Planet Fact takes on Planet Freedom. Sir Keir Starmer’s questions are evidence-based, utilitarian, grown-up, serious and underlain by the conviction that this is the only moral way to do politics.
Boris Johnson’s answers are imaginative, irreverent, disdainful of inconvenient facts and underlain by the conviction that this is the only tolerable way to do politics.
Sir Keir gives us the world as it is. Johnson responds with the world as we might wish it to be.
The Leader of the Opposition pointed out a clear contradiction between the Prime Minister’s declaration three months ago that “test and trace can be a real game-changer for us”, and Johnson’s statement yesterday of the “complete opposite”, with test and trace able to contribute “very little or nothing”.
“Which one is it?” the ruler of Planet Fact demanded.
The ruler of Planet Freedom declined to engage with this pedantry.
Sir Keir, in his sternest tone, said that “pretending there isn’t a problem is part of the problem, Prime Minister,” and posed another either/or question: did the PM agree with “the Dido Harding defence” of the problem with track and trace (not enough capacity) or “the Matt Hancock defence” (too many people applying for tests who don’t need them)?
No Cavalier could allow such an insult from a Roundhead to a damsel in distress to pass unavenged, and Johnson’s sword leapt from his scabbard: “The continual attacks by the Opposition on Dido Harding are unseemly and unjustified.”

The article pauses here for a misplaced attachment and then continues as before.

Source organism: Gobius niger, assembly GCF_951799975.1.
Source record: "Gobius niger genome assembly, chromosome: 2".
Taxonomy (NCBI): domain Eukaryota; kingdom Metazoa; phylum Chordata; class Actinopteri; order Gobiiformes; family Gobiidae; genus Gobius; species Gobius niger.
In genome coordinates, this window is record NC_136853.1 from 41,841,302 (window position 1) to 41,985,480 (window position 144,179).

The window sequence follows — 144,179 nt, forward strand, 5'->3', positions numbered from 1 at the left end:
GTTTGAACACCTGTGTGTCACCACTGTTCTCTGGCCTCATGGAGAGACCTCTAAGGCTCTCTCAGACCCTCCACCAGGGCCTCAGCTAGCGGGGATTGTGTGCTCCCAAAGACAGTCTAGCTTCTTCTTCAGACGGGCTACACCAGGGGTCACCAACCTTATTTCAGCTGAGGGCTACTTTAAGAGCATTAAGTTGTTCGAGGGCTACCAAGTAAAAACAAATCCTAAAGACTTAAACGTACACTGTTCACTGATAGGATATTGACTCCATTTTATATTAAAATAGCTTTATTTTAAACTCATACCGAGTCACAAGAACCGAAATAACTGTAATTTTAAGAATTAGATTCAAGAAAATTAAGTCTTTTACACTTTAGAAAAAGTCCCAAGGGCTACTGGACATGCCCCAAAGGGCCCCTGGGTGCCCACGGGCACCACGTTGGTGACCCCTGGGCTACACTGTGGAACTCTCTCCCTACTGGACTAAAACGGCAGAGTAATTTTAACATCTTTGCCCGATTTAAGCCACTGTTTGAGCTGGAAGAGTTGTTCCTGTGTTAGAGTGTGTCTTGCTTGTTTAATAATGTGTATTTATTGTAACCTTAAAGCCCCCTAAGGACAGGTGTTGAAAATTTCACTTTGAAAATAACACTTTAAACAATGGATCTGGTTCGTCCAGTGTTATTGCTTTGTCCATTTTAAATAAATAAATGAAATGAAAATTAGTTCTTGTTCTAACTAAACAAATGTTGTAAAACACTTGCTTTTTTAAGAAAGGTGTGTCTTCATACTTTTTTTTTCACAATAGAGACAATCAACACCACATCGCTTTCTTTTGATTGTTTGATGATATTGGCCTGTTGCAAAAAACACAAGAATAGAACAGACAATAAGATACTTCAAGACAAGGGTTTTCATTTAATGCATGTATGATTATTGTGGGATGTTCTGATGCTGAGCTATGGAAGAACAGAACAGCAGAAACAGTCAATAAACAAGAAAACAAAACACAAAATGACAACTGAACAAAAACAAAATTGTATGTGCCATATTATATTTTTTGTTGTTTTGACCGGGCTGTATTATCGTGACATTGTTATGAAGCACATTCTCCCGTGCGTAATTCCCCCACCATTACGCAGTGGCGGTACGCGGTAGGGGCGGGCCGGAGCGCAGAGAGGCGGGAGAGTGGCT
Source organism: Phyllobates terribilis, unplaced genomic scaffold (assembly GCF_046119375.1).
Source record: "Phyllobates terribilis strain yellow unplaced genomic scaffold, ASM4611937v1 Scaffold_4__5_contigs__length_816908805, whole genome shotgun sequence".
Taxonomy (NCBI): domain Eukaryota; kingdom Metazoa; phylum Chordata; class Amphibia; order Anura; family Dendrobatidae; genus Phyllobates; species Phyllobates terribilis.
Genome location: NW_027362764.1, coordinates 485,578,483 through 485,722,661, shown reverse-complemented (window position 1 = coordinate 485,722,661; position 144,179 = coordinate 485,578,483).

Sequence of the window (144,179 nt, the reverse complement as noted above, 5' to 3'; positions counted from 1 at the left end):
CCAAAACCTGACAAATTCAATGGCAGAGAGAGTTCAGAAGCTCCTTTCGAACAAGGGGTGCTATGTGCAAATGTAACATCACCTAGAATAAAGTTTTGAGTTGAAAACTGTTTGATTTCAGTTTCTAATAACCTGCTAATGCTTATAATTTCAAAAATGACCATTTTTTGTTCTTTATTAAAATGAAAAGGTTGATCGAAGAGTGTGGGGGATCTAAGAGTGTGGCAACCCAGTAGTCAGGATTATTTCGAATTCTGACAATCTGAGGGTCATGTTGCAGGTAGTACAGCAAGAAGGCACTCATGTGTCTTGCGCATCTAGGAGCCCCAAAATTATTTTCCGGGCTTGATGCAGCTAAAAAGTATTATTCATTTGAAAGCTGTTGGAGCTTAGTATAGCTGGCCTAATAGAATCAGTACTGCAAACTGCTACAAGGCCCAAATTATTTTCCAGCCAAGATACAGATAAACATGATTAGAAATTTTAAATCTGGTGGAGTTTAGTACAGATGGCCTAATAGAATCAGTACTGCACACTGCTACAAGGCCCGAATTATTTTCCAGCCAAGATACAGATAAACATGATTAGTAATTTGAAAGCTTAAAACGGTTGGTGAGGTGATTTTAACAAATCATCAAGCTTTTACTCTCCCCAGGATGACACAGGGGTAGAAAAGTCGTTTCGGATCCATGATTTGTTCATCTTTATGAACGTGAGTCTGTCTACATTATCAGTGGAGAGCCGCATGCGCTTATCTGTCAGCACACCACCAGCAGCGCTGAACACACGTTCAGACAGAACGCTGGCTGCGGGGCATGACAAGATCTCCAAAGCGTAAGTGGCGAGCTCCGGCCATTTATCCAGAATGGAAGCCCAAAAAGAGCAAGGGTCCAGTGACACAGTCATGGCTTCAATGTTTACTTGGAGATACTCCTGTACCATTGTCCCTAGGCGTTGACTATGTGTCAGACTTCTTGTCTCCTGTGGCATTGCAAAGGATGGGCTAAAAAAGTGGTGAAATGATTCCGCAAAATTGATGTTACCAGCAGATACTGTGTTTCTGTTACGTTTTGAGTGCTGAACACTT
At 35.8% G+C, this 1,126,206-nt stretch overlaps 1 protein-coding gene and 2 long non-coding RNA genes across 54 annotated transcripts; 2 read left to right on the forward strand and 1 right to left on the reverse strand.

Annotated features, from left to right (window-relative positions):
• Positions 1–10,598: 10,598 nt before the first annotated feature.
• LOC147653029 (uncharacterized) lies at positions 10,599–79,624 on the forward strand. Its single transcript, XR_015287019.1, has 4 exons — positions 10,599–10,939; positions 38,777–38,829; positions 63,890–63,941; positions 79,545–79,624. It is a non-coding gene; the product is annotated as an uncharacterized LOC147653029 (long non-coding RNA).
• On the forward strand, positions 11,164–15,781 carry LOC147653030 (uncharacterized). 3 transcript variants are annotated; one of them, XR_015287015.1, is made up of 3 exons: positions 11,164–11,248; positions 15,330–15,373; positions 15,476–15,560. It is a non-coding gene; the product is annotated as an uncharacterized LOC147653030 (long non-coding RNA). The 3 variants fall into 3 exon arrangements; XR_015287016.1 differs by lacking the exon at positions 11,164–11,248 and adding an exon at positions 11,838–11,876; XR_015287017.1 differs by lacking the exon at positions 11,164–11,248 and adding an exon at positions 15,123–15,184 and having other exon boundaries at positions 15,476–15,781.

What we want to see, Johnson went on, “is more of the spirit of togetherness that we had yesterday”, instead of this constant knocking from the sidelines.
Starmer was stung. He pointed out that his wife, mother and sister all work or worked for the NHS. He would take no lectures from the PM on the subject.
Ian Blackford, for the SNP, said the Scots did not want Johnson to put his arms round them.
Johnson: “I can imagine that he doesn’t want a hug from me…that was a metaphor.”
On Planet Freedom, the use of imagery is regarded as delightful, while literal fact is ignored.
Puritans are enraged by this, and want to smash Johnson’s images. Their difficulty is that as they do so, they sound a bit self-righteous, and may even find the images are quite widely venerated.